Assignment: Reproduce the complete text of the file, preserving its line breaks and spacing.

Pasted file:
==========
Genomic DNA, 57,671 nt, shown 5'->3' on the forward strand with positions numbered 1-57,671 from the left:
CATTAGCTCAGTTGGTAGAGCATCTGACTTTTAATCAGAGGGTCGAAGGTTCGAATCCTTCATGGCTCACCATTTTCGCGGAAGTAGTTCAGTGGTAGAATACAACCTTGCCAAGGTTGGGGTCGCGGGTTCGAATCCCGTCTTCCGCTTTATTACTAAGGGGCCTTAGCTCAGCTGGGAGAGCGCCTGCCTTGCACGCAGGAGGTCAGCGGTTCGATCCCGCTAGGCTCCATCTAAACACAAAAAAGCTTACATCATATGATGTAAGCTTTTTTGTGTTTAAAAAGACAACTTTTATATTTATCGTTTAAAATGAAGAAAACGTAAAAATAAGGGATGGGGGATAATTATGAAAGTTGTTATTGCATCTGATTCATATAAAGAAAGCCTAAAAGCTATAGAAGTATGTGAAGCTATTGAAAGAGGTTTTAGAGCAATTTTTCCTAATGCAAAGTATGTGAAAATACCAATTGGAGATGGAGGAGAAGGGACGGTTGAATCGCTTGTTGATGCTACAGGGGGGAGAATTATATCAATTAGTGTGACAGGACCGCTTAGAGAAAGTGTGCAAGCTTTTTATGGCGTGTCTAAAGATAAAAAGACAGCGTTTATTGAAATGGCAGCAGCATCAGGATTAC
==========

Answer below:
Genomic DNA, 57,671 nt, shown 5'->3' on the forward strand with positions numbered 1-57,671 from the left:
CATTAGCTCAGTTGGTAGAGCATCTGACTTTTAATCAGAGGGTCGAAGGTTCGAATCCTTCATGGCTCACCATTTTCGCGGAAGTAGTTCAGTGGTAGAATACAACCTTGCCAAGGTTGGGGTCGCGGGTTCGAATCCCGTCTTCCGCTTTATTACTAAGGGGCCTTAGCTCAGCTGGGAGAGCGCCTGCCTTGCACGCAGGAGGTCAGCGGTTCGATCCCGCTAGGCTCCATCTAAACACAAAAAAGCTTACATCATATGATGTAAGCTTTTTTGTGTTTAAAAAGACAACTTTTATATTTATCGTTTAAAATGAAGAAAACGTAAAAATAAGGGATGGGGGATAATTATGAAAGTTGTTATTGCATCTGATTCATATAAAGAAAGCCTAAAAGCTATAGAAGTATGTGAAGCTATTGAAAGAGGTTTTAGAGCAATTTTTCCTAATGCAAAGTATGTGAAAATACCAATTGGAGATGGAGGAGAAGGGACGGTTGAATCGCTTGTTGATGCTACAGGGGGGAGAATTATATCAATTAGTGTGACAGGACCGCTTAGAGAAAGTGTGCAAGCTTTTTATGGCGTGTCTAAAGATAAAAAGACAGCGTTTATTGAAATGGCAGCAGCATCAGGATTAC